Poster Presentation

Monday, November 5, 2007
10:30 AM - 11:45 AM

Monday, November 5, 2007
1:30 PM - 2:45 PM
This presentation is part of : Scientific Posters
Perceptions of Multiple Sclerosis Patients Receiving Mitoxantrone Chemotherapy Correlated with Quality of Life Indicators
Linda A. Moore, EdD, MSN, School of Nursing, University of North Carolina at Charlotte, Charlotte, NC, USA
Learning Objective #1: identify the perceptions of multiple sclerosis patients when receiving toxic chemotherapy that does not cure the disease process.
Learning Objective #2: recognize the correlation of clinical parameters, patient perceptions of treatment and quality of life indicators.

Research Objective:  Patient centered shared decision making for treatment of Multiple Sclerosis, MS, is a dynamic process for this chronic progressive, debilitating, incurable disease.  Engaging patients in decisions to begin, continue, or stop potentially lethal treatments with hope of only reduce disease progression and/or improve quality of life without affecting longevity, epitomizes decisional complexity and uncertainty.  The purpose of this study was to assess patient perceptions and expectations of chemotherapy related to actual clinical changes in their decision process.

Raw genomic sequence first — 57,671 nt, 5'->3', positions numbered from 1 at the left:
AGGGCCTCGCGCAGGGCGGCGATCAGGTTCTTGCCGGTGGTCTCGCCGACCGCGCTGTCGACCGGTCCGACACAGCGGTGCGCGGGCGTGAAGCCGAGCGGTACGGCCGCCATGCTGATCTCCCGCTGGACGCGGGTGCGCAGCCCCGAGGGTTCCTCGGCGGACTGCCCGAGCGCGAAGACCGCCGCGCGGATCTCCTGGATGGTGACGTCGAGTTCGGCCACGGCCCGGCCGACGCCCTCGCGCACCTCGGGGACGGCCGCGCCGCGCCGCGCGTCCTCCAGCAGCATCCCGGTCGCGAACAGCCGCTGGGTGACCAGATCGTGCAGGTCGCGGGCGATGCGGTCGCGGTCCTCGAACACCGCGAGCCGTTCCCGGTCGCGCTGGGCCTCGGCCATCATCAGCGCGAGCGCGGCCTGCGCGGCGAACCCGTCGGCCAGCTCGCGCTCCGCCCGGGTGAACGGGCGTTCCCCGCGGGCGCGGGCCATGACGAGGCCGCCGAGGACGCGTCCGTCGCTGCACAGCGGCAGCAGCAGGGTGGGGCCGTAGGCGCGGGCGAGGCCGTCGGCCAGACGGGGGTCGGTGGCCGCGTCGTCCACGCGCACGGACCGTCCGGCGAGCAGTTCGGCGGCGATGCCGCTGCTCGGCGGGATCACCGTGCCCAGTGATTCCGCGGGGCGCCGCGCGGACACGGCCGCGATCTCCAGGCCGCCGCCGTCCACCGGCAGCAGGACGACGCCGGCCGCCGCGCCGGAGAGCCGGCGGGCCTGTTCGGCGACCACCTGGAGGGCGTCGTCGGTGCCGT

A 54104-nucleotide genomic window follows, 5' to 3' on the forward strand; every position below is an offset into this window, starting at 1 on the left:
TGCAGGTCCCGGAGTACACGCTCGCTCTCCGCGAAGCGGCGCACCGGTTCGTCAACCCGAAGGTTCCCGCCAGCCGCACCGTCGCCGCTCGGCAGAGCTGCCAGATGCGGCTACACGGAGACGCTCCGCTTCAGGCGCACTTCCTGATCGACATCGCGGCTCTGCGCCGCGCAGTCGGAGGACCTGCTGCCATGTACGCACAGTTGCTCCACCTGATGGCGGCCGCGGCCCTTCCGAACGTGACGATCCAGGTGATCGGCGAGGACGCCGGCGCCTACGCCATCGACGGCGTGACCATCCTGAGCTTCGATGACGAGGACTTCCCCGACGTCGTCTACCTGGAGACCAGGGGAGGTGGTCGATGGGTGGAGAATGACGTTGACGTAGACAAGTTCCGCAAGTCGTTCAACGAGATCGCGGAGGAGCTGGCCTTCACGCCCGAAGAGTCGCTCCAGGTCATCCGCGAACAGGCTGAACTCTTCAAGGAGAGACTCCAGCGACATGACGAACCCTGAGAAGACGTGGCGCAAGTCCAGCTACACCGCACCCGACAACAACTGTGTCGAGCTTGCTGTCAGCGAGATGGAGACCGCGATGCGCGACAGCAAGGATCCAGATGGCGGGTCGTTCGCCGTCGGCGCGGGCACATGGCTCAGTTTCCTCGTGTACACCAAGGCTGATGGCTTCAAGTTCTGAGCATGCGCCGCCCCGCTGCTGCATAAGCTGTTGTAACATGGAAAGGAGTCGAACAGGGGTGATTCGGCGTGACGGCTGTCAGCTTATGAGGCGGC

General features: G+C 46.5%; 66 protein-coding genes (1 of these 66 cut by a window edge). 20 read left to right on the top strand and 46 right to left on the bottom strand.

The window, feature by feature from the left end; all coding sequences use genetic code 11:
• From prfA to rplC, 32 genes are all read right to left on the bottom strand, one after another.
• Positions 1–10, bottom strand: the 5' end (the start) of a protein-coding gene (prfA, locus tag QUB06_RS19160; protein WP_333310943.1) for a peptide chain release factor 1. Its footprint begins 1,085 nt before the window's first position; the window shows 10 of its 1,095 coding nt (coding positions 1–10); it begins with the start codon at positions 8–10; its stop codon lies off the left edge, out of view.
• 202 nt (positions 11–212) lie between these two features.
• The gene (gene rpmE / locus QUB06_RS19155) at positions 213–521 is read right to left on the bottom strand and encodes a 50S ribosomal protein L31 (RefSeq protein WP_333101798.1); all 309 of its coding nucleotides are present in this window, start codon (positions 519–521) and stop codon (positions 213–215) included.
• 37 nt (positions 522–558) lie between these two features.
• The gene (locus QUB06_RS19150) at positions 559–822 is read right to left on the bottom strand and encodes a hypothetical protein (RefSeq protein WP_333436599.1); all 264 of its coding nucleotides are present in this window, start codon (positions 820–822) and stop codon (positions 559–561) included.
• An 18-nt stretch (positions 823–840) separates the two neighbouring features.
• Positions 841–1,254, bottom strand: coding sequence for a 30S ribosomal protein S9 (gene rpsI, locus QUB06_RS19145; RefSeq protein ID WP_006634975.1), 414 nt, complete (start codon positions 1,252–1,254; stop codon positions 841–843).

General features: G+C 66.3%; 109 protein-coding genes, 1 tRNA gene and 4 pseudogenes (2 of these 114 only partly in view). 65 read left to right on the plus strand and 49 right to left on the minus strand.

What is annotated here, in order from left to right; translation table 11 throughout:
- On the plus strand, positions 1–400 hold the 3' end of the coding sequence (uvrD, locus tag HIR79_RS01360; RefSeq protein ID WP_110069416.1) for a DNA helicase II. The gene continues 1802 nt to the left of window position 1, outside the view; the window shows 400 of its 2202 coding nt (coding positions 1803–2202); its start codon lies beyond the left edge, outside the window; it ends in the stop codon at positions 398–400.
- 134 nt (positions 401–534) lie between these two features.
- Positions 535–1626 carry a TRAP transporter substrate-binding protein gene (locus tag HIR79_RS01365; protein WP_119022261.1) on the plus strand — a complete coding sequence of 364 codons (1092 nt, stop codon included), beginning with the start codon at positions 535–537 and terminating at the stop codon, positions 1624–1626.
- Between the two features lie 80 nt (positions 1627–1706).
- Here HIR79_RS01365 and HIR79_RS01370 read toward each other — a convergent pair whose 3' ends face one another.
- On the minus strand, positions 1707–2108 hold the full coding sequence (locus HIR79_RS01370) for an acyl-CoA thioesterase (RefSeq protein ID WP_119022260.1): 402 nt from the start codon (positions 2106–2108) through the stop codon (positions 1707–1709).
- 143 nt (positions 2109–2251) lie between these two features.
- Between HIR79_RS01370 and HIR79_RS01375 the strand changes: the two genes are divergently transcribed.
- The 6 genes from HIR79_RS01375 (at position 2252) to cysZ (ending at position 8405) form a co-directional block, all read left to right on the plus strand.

Study Design:  A repeated measure pre and post design was used to identify patterns of change in quality of life and symptoms.  Participants were assessed over time at baseline prior to and 3 weeks after infusions, with every 3 month dosage using the Functional Assessment of Multiple Sclerosis and a MS symptom visual analogue scale.

 Population:  Twenty primarily female Caucasian subjects enrolled. The approximate time since diagnosis was from 1 year for the very aggressive form of MS, to over 10 years for secondary progressive. 

Principal findings:  Data for the expectations, perceptions of treatment have indicated perceptions of benefits, side effects, and clinical status changed over time.

Conclusion:  Previous clinical research, from neurological assessment and MRIs, found the drug to be beneficial, but there were no data prior to this study on patient's perceived expectations, benefits, or adverse effects that would contribute to the complex decision of agreeing with recommendations for a high risk treatment with uncertain outcomes either from benefits or side effects.

Implications:  Health care providers need to be consciously aware of patient perceptions and expectations continuously during this on going difficult decision of therapy with uncertain benefits, and uncertain short and long term effects. Patient preferences for adhering to recommended therapy is a shared decision making, dynamic process.